The relative contribution of waste heat from power plants to global warming

R. Zevenhoven*, A. Beyene

*Corresponding author for this work

    Research output: Contribution to journalArticleScientificpeer-review

    62 Citations (Scopus)


    Evidence on global climate change, being caused primarily by rising levels of greenhouse gases in the atmosphere, is perceived as fairly conclusive. It is generally attributed to the enhanced greenhouse effect, resulting from higher levels of trapped heat radiation by increasing atmospheric concentrations of gases such as CO2 (carbon dioxide). Much of these gases originate from power plants and fossil fuel combustion. However, the fate of vast amounts of waste heat rejected into the environment has evaded serious scholarly research. While 1 kWh electricity generation in a typical condensing coal-fired power plant emits around 1 kg of CO2, it also puts about 2 kWh energy into the environment as low grade heat. For nuclear (fission) electricity the waste heat release per kWh is somewhat higher despite much lower CO2 releases. This paper evaluates the impact of waste heat rejection combined with CO2 emissions using Finland and California as case examples. The immediate effects of waste heat release from power production and radiative forcing by CO2 are shown to be similar. However, the long-term (hundred years) global warming by CO2-caused radiative forcing is about twenty-five times stronger than the immediate effects, being responsible for around 92% of the heat-up caused by electricity production.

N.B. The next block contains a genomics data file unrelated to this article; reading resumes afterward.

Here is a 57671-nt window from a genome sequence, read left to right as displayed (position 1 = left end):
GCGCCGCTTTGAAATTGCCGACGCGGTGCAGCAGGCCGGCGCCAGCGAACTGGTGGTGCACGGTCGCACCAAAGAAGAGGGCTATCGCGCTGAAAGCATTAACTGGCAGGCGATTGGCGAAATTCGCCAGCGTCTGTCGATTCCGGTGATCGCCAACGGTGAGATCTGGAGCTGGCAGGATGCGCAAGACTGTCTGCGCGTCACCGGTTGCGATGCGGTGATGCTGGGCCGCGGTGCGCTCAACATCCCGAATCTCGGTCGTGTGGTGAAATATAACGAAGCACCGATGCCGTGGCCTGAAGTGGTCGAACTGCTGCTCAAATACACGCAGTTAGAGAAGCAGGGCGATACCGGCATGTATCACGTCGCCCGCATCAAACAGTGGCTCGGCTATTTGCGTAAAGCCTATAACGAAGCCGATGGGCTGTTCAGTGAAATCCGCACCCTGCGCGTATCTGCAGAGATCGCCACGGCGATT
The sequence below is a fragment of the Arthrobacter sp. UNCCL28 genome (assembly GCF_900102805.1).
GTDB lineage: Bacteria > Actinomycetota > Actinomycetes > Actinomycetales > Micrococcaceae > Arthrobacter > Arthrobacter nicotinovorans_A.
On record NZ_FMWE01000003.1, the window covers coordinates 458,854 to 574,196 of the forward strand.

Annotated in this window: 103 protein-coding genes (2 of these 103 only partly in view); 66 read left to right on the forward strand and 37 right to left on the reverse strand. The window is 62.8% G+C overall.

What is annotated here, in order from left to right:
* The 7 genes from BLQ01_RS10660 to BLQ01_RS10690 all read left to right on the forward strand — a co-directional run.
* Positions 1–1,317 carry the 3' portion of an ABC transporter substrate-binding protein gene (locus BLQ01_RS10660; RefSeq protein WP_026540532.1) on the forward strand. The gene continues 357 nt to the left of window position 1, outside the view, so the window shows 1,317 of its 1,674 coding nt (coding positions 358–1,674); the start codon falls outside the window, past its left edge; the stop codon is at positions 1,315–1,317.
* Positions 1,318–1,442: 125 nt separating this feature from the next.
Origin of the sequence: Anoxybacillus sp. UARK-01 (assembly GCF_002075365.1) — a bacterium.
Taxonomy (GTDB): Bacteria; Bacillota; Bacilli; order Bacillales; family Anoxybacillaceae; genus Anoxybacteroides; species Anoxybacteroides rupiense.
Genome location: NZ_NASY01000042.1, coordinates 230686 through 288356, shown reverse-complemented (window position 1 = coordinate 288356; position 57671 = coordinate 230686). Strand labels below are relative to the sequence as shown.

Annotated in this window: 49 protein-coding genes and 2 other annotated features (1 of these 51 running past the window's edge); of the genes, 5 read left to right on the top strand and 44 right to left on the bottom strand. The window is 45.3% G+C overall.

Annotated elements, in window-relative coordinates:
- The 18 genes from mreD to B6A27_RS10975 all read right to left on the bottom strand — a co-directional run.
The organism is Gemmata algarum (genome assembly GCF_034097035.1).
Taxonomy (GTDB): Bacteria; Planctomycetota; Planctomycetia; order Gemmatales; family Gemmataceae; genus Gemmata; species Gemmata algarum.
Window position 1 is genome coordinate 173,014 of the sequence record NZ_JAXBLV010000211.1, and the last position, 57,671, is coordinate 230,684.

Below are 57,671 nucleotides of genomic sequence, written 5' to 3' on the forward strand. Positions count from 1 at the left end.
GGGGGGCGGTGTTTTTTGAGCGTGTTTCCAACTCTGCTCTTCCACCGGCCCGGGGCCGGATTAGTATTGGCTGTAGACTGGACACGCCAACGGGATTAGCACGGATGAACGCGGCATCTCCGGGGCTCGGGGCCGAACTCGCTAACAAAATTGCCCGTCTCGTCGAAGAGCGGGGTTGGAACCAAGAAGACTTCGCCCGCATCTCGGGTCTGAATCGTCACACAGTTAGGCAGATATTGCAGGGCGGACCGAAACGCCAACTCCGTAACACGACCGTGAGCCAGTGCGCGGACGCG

Original languageEnglish
    Pages (from-to)3754-3762
    Number of pages9
    Issue number6
    Publication statusPublished - 2011
    MoE publication typeA1 Journal article-refereed


    • Global warming
    • Greenhouse gases
    • Thermal power plant
    • Waste heat


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